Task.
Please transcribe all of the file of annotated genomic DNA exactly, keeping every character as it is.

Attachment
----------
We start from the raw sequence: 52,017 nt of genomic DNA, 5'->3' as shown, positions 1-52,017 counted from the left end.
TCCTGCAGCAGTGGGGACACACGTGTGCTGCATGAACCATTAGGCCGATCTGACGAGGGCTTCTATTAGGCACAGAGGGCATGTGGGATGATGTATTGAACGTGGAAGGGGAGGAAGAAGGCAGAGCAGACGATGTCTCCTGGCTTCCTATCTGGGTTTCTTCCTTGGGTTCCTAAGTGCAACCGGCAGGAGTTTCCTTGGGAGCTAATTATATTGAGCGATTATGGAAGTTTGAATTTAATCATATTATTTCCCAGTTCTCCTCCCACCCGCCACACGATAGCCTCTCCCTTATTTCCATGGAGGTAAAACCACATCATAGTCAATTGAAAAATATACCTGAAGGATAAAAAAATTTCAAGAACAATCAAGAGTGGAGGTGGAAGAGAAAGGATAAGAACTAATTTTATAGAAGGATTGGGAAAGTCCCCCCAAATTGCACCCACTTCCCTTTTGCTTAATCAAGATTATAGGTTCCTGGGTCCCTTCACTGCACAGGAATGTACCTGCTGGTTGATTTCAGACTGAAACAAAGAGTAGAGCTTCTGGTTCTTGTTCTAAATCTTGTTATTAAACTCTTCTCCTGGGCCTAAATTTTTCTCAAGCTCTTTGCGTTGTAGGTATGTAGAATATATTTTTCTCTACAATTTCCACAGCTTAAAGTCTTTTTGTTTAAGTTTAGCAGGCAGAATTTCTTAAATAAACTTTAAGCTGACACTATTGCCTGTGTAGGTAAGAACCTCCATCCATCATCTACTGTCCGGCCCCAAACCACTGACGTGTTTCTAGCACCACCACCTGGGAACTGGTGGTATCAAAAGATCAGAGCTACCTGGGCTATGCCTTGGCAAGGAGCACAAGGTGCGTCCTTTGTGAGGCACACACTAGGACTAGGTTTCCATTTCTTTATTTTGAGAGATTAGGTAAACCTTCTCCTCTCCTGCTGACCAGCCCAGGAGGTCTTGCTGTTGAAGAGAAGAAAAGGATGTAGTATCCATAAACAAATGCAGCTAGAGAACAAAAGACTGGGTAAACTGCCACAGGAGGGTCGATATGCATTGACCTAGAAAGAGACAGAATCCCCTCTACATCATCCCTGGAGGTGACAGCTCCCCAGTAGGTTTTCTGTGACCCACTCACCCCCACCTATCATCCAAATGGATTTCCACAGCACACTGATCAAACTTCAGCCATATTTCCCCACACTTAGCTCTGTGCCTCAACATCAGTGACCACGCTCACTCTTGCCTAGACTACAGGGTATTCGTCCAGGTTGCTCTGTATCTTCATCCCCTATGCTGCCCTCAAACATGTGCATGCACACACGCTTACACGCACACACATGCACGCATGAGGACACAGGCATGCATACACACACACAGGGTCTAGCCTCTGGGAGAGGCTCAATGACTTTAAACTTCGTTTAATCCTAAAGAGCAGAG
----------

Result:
We start from the raw sequence: 52,017 nt of genomic DNA, 5'->3' as shown, positions 1-52,017 counted from the left end.
TCCTGCAGCAGTGGGGACACACGTGTGCTGCATGAACCATTAGGCCGATCTGACGAGGGCTTCTATTAGGCACAGAGGGCATGTGGGATGATGTATTGAACGTGGAAGGGGAGGAAGAAGGCAGAGCAGACGATGTCTCCTGGCTTCCTATCTGGGTTTCTTCCTTGGGTTCCTAAGTGCAACCGGCAGGAGTTTCCTTGGGAGCTAATTATATTGAGCGATTATGGAAGTTTGAATTTAATCATATTATTTCCCAGTTCTCCTCCCACCCGCCACACGATAGCCTCTCCCTTATTTCCATGGAGGTAAAACCACATCATAGTCAATTGAAAAATATACCTGAAGGATAAAAAAATTTCAAGAACAATCAAGAGTGGAGGTGGAAGAGAAAGGATAAGAACTAATTTTATAGAAGGATTGGGAAAGTCCCCCCAAATTGCACCCACTTCCCTTTTGCTTAATCAAGATTATAGGTTCCTGGGTCCCTTCACTGCACAGGAATGTACCTGCTGGTTGATTTCAGACTGAAACAAAGAGTAGAGCTTCTGGTTCTTGTTCTAAATCTTGTTATTAAACTCTTCTCCTGGGCCTAAATTTTTCTCAAGCTCTTTGCGTTGTAGGTATGTAGAATATATTTTTCTCTACAATTTCCACAGCTTAAAGTCTTTTTGTTTAAGTTTAGCAGGCAGAATTTCTTAAATAAACTTTAAGCTGACACTATTGCCTGTGTAGGTAAGAACCTCCATCCATCATCTACTGTCCGGCCCCAAACCACTGACGTGTTTCTAGCACCACCACCTGGGAACTGGTGGTATCAAAAGATCAGAGCTACCTGGGCTATGCCTTGGCAAGGAGCACAAGGTGCGTCCTTTGTGAGGCACACACTAGGACTAGGTTTCCATTTCTTTATTTTGAGAGATTAGGTAAACCTTCTCCTCTCCTGCTGACCAGCCCAGGAGGTCTTGCTGTTGAAGAGAAGAAAAGGATGTAGTATCCATAAACAAATGCAGCTAGAGAACAAAAGACTGGGTAAACTGCCACAGGAGGGTCGATATGCATTGACCTAGAAAGAGACAGAATCCCCTCTACATCATCCCTGGAGGTGACAGCTCCCCAGTAGGTTTTCTGTGACCCACTCACCCCCACCTATCATCCAAATGGATTTCCACAGCACACTGATCAAACTTCAGCCATATTTCCCCACACTTAGCTCTGTGCCTCAACATCAGTGACCACGCTCACTCTTGCCTAGACTACAGGGTATTCGTCCAGGTTGCTCTGTATCTTCATCCCCTATGCTGCCCTCAAACATGTGCATGCACACACGCTTACACGCACACACATGCACGCATGAGGACACAGGCATGCATACACACACACAGGGTCTAGCCTCTGGGAGAGGCTCAATGACTTTAAACTTCGTTTAATCCTAAAGAGCAGAG